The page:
Your cat's vet is an incredibly important person in both your lives so choose wisely. In fact, your vet is as important to your cat as your doctor is to you and your family. Please, don't wait until a Vet emergency to start looking. In fact, I would suggest finding a vet before or as soon as you bring your new cat or kitten home. Speak to the people where you got your kitten from. If you live in a different area, do some research and ask your friends or the local pet shop for recommendations. And as vets deal with many different types of animals, asking around will help you find one that is particularly good with domestic animals.
Vets unfortunately can't ask their patients what the problem is. Therefore it is up to you to be able to explain the symptoms or ask questions. I have had friends who have had trouble with this as their vet was overseas trained and had English as a second language. He was an excellent vet but there were language difficulties which can be distressing in an emergency. Doing your due diligence when doing your research is incredibly important.
I suggest contacting different vets in your area. If you live in a suburban area, there could be vets in neighbouring suburbs which gives you a greater choice. Ask for a list of their fees for a general consultation, vaccinations, nutritional or other advice. Your vet may have a plan that encompasses routine visits for checkups or booster shots. Also find out the opening hours and if you need an appointment before bringing your cat in. Some surgeries run 'open hours' where you can turn up announced but there can then be a lengthy wait. My vet requires appointments but this means we are in and out fairly quickly. Ask them what the procedure is in an emergency. Can you just arrive? Do they have evening or weekend hours? Does the practice have its own hospital for after surgical care? I would also ask the vet about alternative treatments such as acupuncture, chiropractic, massage and homeopathy. The benefits of these complementary therapies can be substantial, especially in older cats.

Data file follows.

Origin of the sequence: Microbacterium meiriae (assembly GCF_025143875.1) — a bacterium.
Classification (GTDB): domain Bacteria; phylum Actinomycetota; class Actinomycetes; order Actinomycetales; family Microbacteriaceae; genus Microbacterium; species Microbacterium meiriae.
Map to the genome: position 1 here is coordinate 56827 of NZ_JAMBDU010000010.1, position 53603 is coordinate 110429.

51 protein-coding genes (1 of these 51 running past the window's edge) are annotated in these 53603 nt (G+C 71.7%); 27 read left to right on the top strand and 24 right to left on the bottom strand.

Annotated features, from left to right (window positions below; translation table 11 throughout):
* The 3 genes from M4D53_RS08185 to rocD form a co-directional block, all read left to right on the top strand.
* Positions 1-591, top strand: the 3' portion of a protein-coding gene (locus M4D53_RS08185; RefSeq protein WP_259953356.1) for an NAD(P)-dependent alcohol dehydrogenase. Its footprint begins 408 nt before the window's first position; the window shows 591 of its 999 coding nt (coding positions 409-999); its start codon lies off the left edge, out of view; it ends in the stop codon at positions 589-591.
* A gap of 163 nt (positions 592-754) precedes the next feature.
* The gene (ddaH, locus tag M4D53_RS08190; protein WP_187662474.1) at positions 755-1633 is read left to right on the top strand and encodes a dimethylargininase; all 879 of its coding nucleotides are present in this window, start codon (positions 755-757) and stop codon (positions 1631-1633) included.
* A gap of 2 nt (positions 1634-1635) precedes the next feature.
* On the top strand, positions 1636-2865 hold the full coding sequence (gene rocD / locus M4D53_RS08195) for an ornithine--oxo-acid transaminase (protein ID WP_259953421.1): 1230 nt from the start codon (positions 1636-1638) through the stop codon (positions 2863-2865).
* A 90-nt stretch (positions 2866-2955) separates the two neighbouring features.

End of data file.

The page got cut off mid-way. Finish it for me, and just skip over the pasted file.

Once you have your cat or kitten, schedule an early visit with your vet. This will allow him (or her) to do an initial exam to get to know your cat. The earlier he learns about your cat, the easier it will be for him to detect problems later. He can check for parasites such as fleas, ticks or worms. He will also listen to the kitten's heart and lungs to make sure there are no problems in that area. Most vets also check for discharges or discolouring around the eyes, ears, nose etc and make sure the teeth and gums look healthy. He will also probably check for infectious diseases such as feline panleukopenia or feline infectious anaemia. If by some chance your kitten or cat has an infectious disease, it can be caught early so it isn't passed on to other pets in your home or neighbourhood. If your cat or kitten needs vaccinations, this can be done at this visit. I suggest making a further appointment for having your cat spayed or neutered as soon as it is old enough, unless you intend breeding.
Having confidence in your vet will certainly ease your mind as you know that your precious cat or kitten will be well looked after should the need arise. And if you have taken your cat to the vet from an early age, he will have a record of inoculations or other problems. It is exactly the same as your doctor having a complete medical history of your children. Your vet will probably look after your cat throughout its life so make sure you are happy with him and his methods. The freedom from worry will make life much less stressful for you and your cat.